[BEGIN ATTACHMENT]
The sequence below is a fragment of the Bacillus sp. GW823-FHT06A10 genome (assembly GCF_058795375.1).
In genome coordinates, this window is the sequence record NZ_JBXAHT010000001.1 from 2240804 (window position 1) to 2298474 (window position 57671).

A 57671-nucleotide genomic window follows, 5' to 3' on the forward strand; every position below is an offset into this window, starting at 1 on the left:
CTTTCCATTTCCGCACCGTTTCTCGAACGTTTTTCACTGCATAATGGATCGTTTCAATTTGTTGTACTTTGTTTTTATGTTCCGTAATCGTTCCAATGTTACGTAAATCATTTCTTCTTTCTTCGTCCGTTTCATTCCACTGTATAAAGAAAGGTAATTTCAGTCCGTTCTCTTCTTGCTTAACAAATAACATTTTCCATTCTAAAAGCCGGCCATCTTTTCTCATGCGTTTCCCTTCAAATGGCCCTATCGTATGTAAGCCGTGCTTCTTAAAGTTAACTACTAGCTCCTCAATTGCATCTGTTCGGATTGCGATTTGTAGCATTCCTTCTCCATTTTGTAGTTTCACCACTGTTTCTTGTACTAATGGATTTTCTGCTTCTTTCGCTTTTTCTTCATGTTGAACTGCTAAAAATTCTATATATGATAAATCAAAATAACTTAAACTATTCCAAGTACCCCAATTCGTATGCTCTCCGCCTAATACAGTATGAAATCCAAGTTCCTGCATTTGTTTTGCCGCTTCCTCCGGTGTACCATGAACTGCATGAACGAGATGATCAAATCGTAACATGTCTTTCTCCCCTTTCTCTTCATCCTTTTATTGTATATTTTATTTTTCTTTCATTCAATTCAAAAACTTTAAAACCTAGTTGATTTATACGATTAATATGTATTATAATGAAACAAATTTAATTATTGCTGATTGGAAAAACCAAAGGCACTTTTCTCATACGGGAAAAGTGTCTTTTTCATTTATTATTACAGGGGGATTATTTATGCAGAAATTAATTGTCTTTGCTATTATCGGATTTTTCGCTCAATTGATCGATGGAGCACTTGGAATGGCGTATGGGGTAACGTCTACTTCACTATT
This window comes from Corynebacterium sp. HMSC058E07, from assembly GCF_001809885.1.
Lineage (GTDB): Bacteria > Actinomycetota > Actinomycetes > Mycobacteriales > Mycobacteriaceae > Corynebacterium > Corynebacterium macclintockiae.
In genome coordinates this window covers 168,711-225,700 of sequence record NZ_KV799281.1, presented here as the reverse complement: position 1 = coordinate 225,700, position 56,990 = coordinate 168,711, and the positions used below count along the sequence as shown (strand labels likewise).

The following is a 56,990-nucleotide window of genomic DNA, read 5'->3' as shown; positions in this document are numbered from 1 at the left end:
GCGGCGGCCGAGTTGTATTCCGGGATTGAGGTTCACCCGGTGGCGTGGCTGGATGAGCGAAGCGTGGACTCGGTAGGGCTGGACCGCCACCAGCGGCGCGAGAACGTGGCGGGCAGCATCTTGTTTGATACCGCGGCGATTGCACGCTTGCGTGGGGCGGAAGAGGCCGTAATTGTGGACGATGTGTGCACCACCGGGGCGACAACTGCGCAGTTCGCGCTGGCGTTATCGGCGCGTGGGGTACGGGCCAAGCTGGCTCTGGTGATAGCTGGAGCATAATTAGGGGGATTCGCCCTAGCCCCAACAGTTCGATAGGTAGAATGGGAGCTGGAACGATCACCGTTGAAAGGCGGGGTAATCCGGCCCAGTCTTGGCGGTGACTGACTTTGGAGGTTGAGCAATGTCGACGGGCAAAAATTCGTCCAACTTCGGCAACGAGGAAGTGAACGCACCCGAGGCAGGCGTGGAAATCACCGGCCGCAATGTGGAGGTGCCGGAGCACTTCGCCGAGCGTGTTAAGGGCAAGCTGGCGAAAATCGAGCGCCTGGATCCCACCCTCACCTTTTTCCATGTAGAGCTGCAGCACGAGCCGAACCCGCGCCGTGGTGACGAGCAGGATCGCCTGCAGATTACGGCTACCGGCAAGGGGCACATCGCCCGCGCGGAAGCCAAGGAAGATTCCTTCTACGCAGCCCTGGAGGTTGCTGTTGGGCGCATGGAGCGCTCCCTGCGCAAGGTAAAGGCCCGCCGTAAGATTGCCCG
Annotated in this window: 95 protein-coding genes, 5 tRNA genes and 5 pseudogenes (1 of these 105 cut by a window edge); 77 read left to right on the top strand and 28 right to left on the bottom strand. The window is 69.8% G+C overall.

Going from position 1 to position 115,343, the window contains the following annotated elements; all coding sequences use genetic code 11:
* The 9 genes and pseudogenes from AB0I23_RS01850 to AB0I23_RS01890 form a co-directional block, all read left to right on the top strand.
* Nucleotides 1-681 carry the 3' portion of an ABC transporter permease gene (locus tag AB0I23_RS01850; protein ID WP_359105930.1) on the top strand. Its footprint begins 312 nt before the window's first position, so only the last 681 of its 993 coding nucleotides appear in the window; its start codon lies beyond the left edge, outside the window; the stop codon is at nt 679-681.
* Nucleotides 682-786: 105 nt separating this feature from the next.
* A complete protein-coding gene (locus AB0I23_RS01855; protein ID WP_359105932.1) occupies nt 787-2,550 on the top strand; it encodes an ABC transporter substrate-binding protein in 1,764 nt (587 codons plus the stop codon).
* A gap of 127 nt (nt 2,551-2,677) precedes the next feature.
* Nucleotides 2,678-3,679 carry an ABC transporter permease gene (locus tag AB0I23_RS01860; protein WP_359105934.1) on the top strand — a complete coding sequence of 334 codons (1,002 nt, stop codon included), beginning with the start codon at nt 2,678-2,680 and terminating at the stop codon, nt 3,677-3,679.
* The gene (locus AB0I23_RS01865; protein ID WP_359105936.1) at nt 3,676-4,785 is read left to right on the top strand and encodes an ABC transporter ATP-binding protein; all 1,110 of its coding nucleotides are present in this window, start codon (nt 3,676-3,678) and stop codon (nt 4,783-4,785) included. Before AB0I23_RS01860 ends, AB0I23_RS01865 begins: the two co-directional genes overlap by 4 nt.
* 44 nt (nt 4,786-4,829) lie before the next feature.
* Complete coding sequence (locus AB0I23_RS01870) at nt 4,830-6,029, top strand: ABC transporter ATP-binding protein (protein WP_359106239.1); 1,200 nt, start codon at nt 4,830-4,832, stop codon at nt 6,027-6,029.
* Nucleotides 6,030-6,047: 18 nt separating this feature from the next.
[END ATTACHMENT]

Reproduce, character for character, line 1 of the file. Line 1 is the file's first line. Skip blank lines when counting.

The sequence below is a fragment of the Bacillus sp. GW823-FHT06A10 genome (assembly GCF_058795375.1).